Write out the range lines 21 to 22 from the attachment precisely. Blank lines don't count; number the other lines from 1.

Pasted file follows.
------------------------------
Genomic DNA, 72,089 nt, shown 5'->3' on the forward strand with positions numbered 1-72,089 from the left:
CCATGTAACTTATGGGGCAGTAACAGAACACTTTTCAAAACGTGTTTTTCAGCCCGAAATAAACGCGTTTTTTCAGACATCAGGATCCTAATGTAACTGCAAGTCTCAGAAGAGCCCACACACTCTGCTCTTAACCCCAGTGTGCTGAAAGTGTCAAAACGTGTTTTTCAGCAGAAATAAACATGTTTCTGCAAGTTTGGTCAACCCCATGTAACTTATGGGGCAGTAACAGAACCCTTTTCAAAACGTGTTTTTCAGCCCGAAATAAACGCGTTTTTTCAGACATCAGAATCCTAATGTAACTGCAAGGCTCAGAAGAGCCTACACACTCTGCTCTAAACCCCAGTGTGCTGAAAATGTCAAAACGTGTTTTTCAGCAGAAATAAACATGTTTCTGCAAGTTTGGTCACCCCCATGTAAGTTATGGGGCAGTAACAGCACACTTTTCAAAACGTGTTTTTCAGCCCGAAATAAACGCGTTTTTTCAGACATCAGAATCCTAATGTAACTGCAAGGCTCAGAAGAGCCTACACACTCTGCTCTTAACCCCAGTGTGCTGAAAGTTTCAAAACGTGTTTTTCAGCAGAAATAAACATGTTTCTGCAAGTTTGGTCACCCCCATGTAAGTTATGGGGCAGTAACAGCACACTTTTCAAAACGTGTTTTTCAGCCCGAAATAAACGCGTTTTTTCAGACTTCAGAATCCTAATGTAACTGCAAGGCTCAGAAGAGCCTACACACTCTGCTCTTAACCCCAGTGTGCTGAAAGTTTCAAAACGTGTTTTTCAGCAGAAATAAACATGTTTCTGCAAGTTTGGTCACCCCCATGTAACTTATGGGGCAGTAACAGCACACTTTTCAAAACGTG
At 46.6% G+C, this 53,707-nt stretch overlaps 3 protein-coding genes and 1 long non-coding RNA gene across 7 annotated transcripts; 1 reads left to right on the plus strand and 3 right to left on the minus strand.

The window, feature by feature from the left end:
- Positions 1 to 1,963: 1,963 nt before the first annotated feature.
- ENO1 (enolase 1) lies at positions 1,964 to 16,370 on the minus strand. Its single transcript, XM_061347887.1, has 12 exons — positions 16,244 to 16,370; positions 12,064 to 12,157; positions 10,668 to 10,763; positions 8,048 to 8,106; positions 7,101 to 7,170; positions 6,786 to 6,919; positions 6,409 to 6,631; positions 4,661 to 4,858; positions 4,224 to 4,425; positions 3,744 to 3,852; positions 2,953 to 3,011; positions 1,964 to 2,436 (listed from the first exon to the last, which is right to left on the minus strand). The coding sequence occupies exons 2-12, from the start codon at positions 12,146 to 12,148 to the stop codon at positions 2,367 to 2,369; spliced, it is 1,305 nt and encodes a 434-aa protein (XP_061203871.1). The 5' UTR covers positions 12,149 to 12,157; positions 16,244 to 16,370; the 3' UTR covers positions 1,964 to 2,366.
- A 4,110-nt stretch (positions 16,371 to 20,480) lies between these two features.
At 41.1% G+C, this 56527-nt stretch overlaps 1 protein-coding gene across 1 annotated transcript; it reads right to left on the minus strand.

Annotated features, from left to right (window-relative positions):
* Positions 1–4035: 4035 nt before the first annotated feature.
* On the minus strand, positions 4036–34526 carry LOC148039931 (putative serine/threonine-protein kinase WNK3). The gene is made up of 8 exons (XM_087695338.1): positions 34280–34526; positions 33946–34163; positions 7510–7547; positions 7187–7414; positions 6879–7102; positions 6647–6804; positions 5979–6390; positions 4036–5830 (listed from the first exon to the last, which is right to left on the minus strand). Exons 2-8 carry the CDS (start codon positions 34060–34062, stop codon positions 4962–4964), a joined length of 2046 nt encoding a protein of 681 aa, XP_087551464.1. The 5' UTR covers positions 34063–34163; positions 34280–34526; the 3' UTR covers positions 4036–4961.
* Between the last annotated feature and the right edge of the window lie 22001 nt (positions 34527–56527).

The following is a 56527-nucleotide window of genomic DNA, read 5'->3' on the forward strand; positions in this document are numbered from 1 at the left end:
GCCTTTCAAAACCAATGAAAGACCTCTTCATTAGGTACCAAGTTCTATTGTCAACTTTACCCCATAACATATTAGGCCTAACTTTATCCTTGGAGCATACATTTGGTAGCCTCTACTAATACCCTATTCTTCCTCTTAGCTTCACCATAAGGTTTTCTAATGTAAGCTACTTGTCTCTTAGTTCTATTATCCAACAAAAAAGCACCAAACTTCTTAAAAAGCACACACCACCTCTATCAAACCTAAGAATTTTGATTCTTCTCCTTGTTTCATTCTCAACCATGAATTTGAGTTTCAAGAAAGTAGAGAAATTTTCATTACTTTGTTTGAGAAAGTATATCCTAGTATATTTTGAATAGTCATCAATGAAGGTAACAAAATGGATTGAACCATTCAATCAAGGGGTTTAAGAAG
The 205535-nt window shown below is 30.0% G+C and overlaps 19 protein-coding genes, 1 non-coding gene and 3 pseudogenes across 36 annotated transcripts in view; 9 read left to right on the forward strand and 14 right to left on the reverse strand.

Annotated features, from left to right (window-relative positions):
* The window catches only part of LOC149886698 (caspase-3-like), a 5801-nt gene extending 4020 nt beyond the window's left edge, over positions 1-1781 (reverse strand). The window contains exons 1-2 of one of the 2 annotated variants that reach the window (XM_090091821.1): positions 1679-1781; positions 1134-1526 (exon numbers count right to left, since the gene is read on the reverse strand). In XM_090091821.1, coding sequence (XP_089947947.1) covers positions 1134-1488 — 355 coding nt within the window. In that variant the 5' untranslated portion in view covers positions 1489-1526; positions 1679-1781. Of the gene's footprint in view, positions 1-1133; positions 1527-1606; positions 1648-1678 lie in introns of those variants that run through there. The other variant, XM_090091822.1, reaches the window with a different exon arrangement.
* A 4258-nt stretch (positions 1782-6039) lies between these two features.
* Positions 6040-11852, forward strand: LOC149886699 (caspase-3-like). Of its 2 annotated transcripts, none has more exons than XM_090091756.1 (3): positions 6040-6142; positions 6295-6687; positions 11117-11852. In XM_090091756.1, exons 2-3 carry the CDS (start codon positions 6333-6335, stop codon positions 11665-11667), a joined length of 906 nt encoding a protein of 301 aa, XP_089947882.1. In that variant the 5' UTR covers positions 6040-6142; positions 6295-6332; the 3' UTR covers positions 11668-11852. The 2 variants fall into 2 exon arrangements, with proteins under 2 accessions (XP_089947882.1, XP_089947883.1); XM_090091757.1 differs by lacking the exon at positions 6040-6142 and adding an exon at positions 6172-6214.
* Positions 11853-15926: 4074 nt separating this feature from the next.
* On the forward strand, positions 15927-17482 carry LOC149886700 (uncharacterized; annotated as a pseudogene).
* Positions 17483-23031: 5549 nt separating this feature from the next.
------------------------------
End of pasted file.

* On the forward strand, positions 15927-17482 carry LOC149886700 (uncharacterized; annotated as a pseudogene).
* Positions 17483-23031: 5549 nt separating this feature from the next.